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Wan Chai, or Wanchai, is an area situated at the western part of the Wan Chai District, in northern Hong Kong Island, in Hong Kong, China. It is bounded by Canal Road in the east, Arsenal Street in the west and Bowen Road in the south. The area north of Gloucester Road is often called Wan Chai North.
Wan Chai is one of the busiest commercial areas in Hong Kong with many small- and medium-sized companies gathering, likewise various shopping centres and restaurants serving cuisines of different countries. Wan Chai North features office towers, parks, hotels and a world-class conference centre. The locality is also a highly-populated yet ever-aging residential zone, facing an urban decay problem. Arousing much public concern, the government has put an overwhelming attempt in district regeneration in recent years.
Wan Chai (formerly Ha Wan 下環, lit. "a bottom ring"; as, geographically, its location is relatively low) is one of the earliest developed areas in Hong Kong. Central, Sheung Wan, Sai Wan and Wan Chai are collectively known as the four rings (四環) by the locals.
Wan Chai literally means "a cove" in Cantonese. But Wan Chai itself was no longer a cove due to drastic city development and continual land reclamation. Before the British colonisation, there had been Chinese villagers already dwelling along the undisturbed coastline of Wan Chai, that is, the today's location of Hung Shing Temple, and most of them were fishermen. They got together to work around the area near Hung Shing Temple overlooking the entire harbour and worshiped Hung Shing Ye as God of the Sea. Hung Shing Temple is still erecting in its original location in Queen's Road East, but years of reclamation have pushed the shoreline farther away. Now the temple is surrounded by clusters of residential and commercial buildings. When the British arrived Hong Kong, the areas around Spring Garden Lane began to develop in various businesses.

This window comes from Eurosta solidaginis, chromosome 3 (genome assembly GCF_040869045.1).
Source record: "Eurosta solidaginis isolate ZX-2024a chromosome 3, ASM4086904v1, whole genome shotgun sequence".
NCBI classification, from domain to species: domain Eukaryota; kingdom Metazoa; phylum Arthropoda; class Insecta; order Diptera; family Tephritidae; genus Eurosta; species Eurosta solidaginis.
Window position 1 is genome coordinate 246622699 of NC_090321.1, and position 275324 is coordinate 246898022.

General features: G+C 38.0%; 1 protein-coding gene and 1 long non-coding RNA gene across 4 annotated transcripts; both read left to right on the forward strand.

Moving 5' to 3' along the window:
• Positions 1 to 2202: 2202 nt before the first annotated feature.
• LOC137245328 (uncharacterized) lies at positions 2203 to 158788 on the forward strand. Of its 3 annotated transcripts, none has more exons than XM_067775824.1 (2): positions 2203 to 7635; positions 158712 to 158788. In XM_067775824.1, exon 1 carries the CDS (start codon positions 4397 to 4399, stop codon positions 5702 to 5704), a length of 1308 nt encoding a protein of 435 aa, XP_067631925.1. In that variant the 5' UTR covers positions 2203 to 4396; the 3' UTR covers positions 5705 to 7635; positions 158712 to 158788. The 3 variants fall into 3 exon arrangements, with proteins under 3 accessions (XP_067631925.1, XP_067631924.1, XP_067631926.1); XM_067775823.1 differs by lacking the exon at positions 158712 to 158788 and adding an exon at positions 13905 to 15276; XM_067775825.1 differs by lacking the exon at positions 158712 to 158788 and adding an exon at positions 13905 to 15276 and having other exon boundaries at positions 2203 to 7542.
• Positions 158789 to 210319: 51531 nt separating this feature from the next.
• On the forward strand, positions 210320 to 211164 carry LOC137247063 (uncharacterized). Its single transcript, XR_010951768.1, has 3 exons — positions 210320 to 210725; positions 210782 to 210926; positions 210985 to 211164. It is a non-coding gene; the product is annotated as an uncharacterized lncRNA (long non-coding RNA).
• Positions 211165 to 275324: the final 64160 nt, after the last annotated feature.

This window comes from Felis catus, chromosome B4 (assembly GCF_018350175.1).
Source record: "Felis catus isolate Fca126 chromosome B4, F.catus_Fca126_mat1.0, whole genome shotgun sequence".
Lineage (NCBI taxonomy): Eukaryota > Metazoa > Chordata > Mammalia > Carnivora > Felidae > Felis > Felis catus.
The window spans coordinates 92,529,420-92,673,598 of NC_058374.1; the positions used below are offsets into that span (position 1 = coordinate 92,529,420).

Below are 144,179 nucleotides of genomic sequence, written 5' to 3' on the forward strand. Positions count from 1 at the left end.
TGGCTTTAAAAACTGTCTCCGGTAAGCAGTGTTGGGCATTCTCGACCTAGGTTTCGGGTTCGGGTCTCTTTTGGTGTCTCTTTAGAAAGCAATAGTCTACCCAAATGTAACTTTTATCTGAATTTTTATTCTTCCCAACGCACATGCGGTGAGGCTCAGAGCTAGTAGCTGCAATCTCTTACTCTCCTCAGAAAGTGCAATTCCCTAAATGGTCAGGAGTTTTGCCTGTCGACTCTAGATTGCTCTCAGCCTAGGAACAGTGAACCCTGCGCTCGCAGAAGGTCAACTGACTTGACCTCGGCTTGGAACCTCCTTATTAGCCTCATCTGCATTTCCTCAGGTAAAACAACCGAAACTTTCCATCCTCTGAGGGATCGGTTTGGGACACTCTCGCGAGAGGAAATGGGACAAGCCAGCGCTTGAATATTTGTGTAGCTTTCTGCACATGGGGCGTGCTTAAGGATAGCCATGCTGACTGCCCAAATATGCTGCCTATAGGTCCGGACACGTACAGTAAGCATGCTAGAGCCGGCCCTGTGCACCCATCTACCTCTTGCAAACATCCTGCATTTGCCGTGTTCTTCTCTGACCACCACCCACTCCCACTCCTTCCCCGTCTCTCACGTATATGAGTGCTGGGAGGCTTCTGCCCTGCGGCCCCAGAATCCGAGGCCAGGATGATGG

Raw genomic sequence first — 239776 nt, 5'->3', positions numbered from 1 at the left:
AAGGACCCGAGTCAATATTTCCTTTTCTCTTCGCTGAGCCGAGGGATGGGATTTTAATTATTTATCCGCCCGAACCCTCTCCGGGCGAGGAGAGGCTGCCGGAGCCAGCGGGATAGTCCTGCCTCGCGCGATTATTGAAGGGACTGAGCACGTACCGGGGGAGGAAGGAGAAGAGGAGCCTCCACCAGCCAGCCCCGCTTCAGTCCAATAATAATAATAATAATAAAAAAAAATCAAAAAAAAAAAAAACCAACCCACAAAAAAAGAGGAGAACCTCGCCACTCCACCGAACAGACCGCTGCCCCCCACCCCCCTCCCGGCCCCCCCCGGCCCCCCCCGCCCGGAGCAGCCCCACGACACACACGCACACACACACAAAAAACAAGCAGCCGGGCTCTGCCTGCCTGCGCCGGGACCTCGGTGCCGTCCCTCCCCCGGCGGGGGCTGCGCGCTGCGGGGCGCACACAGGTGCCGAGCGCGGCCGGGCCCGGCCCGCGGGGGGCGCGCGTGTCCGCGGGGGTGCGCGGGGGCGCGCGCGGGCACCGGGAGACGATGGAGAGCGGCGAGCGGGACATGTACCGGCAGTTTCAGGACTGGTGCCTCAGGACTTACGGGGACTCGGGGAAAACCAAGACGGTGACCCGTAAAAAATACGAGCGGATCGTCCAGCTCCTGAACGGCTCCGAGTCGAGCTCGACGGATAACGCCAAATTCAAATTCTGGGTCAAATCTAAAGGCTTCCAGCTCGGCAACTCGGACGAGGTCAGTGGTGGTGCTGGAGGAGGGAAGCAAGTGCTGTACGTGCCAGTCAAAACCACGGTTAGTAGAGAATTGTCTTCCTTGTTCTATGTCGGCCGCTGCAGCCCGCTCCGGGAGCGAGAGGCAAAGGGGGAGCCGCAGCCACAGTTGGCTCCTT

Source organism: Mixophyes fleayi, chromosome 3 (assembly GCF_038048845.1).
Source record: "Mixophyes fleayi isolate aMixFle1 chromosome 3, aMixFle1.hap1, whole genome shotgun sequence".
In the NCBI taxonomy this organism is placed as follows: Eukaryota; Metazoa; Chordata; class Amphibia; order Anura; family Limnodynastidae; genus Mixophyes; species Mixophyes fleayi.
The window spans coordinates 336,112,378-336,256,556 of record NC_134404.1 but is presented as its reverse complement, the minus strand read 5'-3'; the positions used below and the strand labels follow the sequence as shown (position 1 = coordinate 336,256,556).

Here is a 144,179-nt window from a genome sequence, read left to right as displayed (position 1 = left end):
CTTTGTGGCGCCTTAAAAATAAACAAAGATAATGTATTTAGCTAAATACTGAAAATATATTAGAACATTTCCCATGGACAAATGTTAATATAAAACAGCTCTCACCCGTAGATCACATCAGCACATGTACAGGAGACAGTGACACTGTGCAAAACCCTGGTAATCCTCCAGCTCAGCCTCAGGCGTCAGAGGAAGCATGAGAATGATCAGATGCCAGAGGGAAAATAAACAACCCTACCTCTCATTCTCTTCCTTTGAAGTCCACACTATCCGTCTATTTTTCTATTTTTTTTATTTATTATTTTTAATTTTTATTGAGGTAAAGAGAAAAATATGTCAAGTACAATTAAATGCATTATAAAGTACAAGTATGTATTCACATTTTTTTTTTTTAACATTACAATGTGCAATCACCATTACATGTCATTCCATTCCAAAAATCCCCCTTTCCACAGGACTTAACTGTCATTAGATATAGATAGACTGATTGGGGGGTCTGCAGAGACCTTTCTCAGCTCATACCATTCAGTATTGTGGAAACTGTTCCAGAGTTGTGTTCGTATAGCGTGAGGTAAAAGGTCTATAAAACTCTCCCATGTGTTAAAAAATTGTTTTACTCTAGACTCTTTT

Causeway Bay or East Point is a heavily built-up area of Hong Kong, located on the northern shore of Hong Kong Island, and covering parts of Wan Chai and Eastern districts. The Chinese name is also romanized as Tung Lo Wan as in Tung Lo Wan Road.Part of Causeway Bay, including Tsing Fung Street, Causeway Bay market, the Victoria Park, the Royal Hong Kong Yacht Club, Jardine's Noon-day Gun and the Police Officers Club is in the Eastern District. Queen's College and the Hong Kong Central Library are in Wan Chai District.
Before urban development and massive land reclamation, Causeway Bay was a heavily silted bay. Its former shape can be found on maps by tracing Tung Lo Wan Road, which goes along the former bay. In the early stage of development a causeway was built, which is the present-day Causeway Road. In the 1950s, the coastline was further pushed forward when the remains of the bay was reclaimed for the Victoria Park, when the statue of Queen Victoria was brought back from Japan. The statue had been taken away during the Second World War from Statue Square at Chater Road, Central.
The typhoon shelter of Causeway Bay and the Tin Hau Temple reveal that the area was a fishing village.
The names of Yee Wo Street, Jardine's Bazaar and Jardine's Crescent reveal that the land in this area was sold by the British colonial government to Jardines in the early 19th century. The area was therefore named East Point, after a pointed place on the coastline, east from the centre of Victoria City.